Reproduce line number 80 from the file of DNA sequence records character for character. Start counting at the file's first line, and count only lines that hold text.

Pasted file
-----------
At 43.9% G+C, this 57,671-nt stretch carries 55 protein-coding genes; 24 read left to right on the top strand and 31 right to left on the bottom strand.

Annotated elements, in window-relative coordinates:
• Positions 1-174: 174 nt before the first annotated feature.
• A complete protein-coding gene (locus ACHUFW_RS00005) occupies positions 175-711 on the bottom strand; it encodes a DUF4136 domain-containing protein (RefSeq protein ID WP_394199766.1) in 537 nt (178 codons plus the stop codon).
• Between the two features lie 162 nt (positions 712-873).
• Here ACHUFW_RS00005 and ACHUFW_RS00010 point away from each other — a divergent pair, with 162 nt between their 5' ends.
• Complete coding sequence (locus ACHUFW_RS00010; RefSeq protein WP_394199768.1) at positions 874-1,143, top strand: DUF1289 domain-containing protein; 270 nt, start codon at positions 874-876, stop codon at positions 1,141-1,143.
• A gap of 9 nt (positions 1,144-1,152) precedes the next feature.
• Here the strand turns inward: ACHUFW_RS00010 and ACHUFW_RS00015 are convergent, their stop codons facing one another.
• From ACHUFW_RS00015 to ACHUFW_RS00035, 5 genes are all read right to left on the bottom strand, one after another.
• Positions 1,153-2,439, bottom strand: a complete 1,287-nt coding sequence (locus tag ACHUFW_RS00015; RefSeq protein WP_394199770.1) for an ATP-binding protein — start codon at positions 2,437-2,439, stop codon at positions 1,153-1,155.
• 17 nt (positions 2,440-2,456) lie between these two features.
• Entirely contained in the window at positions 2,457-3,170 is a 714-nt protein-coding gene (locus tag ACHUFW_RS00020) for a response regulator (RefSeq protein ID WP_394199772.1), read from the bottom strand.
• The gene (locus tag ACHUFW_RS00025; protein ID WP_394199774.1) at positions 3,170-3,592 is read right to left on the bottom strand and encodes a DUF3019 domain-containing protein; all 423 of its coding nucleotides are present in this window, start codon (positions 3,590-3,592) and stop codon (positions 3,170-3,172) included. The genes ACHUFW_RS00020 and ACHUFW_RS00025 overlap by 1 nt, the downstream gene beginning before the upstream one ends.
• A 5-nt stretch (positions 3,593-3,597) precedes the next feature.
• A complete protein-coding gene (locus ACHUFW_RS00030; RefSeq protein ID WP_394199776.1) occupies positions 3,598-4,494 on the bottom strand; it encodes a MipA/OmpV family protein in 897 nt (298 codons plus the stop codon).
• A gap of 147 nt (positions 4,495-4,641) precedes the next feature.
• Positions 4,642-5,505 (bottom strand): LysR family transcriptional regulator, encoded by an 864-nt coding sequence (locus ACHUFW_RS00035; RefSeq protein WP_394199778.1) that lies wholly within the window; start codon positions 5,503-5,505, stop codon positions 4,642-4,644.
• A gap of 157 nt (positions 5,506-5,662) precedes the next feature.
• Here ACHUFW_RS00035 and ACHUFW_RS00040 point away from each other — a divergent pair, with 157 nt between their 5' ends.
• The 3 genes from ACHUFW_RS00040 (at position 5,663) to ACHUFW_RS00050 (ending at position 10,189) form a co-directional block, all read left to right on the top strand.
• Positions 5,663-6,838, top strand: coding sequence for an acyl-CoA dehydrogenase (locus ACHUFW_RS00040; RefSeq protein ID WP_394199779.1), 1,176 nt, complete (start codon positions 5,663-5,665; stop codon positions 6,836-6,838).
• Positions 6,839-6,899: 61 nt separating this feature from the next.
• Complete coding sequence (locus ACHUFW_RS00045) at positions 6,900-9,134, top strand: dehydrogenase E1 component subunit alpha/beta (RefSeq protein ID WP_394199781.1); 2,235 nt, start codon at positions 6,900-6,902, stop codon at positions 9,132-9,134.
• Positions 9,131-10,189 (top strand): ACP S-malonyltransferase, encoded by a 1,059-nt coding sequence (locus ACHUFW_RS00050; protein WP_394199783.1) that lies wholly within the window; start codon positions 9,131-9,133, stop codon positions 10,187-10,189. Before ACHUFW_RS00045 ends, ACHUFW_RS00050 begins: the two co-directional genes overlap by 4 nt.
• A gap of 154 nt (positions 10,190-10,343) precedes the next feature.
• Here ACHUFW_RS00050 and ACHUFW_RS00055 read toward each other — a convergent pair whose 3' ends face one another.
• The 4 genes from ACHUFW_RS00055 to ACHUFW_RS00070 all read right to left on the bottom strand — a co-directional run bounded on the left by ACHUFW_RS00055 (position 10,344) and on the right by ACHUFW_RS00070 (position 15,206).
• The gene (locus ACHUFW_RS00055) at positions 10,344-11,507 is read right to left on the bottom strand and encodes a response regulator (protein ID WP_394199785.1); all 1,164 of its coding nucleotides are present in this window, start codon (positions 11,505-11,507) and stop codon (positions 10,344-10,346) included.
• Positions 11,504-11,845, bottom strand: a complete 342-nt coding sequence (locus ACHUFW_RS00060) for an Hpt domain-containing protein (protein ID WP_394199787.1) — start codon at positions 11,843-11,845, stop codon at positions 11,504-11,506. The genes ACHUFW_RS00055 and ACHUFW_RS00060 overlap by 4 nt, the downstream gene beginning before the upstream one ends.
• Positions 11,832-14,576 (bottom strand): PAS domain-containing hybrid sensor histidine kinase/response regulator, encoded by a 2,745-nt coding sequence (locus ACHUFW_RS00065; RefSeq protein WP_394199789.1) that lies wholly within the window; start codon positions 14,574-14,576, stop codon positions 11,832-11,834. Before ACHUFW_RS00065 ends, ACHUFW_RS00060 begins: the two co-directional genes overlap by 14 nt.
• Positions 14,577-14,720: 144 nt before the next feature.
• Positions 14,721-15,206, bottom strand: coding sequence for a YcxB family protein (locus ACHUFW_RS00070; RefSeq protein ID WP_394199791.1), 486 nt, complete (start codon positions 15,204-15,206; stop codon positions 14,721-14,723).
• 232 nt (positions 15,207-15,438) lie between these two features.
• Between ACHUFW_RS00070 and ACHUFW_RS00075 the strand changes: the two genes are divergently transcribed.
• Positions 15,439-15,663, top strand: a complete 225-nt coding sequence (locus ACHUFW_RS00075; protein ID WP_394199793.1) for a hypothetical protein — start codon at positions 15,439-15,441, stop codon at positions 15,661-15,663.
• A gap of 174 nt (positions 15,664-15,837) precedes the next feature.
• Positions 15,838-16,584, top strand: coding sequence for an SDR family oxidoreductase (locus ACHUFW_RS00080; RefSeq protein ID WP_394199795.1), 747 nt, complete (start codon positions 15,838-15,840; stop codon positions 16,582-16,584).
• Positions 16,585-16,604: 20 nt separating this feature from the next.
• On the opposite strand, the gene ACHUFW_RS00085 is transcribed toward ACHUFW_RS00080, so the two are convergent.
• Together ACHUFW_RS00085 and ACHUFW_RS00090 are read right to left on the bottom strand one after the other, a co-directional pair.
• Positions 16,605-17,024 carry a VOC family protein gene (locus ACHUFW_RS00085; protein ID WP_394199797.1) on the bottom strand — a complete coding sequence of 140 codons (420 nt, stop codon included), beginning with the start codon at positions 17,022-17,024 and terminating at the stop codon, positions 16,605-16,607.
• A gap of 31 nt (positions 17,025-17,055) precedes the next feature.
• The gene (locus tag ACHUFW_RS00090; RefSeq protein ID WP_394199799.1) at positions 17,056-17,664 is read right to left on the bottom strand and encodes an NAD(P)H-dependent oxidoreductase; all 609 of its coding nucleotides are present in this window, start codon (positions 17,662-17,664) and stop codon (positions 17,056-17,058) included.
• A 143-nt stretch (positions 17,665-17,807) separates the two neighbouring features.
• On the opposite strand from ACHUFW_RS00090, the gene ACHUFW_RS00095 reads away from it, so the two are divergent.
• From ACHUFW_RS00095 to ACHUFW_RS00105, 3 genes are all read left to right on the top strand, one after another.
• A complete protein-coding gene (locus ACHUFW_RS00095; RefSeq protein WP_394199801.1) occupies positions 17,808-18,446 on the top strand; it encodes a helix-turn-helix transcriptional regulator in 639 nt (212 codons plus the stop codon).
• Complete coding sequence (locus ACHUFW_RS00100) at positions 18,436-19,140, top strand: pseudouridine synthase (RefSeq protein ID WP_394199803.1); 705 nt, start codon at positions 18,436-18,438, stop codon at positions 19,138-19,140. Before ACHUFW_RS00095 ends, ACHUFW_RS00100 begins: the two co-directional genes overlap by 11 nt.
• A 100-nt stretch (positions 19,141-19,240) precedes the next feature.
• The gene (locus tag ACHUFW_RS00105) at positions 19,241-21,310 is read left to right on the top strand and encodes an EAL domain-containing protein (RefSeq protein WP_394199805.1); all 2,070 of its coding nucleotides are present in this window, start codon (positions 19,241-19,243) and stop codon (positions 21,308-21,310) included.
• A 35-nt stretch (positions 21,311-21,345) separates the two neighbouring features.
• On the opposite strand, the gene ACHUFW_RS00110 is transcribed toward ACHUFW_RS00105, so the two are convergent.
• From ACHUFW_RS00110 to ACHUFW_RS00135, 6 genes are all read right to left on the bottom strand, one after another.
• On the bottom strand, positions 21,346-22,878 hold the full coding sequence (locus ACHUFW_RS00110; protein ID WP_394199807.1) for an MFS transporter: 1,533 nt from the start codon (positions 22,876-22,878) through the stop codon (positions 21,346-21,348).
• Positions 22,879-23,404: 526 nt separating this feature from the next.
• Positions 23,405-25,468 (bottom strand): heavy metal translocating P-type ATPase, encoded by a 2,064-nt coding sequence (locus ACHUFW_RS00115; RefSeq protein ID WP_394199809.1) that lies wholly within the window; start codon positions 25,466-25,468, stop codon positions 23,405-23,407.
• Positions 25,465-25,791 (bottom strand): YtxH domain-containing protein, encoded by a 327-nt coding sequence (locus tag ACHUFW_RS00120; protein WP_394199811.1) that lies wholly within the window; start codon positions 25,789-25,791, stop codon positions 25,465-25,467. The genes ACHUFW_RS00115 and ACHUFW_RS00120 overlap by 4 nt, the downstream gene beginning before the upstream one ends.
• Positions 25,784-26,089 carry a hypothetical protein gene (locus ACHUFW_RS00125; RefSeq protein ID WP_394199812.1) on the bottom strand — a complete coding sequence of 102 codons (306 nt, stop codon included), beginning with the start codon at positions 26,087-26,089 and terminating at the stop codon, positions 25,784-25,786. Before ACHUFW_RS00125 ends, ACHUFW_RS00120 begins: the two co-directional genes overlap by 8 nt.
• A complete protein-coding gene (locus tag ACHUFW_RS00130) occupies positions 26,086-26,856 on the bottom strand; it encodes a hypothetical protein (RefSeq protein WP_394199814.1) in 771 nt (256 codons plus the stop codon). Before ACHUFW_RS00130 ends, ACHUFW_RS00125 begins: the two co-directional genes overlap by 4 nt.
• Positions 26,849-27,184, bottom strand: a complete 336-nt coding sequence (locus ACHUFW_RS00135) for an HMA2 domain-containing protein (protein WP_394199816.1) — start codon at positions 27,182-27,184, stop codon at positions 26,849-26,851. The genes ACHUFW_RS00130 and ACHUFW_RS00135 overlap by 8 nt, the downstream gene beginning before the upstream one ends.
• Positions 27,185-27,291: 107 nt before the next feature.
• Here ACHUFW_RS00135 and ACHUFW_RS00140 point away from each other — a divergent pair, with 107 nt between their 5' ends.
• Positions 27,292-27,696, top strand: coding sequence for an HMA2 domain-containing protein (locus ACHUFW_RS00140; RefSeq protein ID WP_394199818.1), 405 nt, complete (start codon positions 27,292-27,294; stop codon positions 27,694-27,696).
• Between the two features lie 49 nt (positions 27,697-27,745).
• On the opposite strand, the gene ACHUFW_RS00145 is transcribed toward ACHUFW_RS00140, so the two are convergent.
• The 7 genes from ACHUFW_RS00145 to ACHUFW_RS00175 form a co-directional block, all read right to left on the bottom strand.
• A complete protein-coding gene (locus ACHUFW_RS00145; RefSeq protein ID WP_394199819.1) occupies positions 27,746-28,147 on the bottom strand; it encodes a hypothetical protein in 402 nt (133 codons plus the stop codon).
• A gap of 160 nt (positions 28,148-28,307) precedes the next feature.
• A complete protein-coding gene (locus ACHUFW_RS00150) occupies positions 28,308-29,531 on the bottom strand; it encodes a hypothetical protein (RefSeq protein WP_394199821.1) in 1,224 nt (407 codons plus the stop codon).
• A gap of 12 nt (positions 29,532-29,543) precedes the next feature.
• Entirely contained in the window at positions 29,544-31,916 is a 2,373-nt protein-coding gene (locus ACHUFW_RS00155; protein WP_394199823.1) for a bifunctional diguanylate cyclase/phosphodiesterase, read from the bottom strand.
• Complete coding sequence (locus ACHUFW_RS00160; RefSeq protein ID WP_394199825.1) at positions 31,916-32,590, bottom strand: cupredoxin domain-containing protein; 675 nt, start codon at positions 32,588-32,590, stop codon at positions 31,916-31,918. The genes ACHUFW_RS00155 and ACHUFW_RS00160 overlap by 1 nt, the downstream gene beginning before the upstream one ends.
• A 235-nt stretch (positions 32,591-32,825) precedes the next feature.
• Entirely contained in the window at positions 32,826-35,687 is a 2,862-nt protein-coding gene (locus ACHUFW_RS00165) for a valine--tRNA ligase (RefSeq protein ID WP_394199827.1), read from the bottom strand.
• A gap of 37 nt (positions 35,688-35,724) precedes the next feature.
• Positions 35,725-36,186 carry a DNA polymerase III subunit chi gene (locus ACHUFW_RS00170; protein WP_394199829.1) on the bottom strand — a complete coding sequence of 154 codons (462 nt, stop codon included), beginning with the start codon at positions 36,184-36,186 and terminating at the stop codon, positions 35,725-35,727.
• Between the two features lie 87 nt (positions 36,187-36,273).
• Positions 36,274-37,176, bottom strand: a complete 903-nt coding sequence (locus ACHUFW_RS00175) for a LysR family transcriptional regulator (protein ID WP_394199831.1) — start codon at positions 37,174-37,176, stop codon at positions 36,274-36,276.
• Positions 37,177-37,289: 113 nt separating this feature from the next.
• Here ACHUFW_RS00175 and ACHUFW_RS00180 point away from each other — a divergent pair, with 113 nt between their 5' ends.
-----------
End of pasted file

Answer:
• Positions 37,177-37,289: 113 nt separating this feature from the next.